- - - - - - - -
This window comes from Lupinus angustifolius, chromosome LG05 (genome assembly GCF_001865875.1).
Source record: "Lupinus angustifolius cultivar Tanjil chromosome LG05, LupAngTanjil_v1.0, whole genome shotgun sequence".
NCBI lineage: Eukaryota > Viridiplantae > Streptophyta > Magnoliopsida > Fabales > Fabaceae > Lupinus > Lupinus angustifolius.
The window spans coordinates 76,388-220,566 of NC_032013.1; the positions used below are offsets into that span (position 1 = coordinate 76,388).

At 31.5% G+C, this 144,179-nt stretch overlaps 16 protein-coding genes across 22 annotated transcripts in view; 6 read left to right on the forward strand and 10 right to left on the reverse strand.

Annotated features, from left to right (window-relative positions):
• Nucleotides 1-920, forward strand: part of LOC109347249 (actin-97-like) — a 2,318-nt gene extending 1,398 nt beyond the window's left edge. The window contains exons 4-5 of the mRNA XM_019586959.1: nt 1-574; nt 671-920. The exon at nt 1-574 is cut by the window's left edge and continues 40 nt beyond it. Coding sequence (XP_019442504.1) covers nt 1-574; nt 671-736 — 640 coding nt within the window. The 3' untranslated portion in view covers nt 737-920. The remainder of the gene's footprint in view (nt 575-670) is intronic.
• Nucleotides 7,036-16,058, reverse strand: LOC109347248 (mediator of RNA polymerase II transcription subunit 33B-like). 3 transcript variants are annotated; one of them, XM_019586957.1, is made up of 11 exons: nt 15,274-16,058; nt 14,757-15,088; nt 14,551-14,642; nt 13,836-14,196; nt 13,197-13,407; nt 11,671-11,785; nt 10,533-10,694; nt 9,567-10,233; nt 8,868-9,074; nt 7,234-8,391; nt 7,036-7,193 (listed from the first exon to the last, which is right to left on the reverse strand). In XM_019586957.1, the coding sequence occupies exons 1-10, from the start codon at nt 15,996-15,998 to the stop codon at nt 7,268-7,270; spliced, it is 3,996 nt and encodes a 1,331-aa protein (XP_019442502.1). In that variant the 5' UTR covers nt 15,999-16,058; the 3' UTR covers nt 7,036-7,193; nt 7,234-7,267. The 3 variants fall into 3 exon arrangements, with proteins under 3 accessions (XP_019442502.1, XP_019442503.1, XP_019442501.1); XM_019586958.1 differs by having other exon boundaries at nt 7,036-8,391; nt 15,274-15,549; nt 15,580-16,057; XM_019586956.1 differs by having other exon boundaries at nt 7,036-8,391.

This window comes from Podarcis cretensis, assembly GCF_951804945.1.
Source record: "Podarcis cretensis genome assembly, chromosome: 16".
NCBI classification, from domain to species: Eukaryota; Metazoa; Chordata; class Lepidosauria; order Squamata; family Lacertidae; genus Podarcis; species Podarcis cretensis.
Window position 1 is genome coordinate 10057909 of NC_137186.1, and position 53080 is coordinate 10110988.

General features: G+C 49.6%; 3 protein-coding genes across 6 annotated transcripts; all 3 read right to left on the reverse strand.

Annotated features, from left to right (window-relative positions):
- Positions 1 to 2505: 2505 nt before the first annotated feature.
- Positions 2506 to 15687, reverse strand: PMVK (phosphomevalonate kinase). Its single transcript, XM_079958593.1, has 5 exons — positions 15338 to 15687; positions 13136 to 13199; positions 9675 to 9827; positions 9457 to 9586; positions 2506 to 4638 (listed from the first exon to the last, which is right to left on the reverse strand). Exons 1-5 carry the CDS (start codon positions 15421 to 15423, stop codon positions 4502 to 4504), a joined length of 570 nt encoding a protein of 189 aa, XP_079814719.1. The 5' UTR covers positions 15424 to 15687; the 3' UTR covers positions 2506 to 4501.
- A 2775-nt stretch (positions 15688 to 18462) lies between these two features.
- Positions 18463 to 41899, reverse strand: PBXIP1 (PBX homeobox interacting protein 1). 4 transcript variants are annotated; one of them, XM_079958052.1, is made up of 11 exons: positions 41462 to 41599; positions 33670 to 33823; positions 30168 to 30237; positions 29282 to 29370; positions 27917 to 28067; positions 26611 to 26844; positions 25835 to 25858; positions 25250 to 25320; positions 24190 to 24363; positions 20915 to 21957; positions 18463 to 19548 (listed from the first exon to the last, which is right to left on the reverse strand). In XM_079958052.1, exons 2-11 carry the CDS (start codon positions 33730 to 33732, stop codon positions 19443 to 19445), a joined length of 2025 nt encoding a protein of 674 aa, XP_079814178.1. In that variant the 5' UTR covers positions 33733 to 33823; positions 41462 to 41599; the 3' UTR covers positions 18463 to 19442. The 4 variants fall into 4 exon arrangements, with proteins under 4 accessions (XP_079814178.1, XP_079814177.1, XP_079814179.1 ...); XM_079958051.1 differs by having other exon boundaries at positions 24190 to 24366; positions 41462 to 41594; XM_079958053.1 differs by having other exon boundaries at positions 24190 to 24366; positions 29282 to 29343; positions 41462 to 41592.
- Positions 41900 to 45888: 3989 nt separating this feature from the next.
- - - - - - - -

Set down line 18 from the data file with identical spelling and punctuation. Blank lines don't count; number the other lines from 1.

- Positions 18463 to 41899, reverse strand: PBXIP1 (PBX homeobox interacting protein 1). 4 transcript variants are annotated; one of them, XM_079958052.1, is made up of 11 exons: positions 41462 to 41599; positions 33670 to 33823; positions 30168 to 30237; positions 29282 to 29370; positions 27917 to 28067; positions 26611 to 26844; positions 25835 to 25858; positions 25250 to 25320; positions 24190 to 24363; positions 20915 to 21957; positions 18463 to 19548 (listed from the first exon to the last, which is right to left on the reverse strand). In XM_079958052.1, exons 2-11 carry the CDS (start codon positions 33730 to 33732, stop codon positions 19443 to 19445), a joined length of 2025 nt encoding a protein of 674 aa, XP_079814178.1. In that variant the 5' UTR covers positions 33733 to 33823; positions 41462 to 41599; the 3' UTR covers positions 18463 to 19442. The 4 variants fall into 4 exon arrangements, with proteins under 4 accessions (XP_079814178.1, XP_079814177.1, XP_079814179.1 ...); XM_079958051.1 differs by having other exon boundaries at positions 24190 to 24366; positions 41462 to 41594; XM_079958053.1 differs by having other exon boundaries at positions 24190 to 24366; positions 29282 to 29343; positions 41462 to 41592.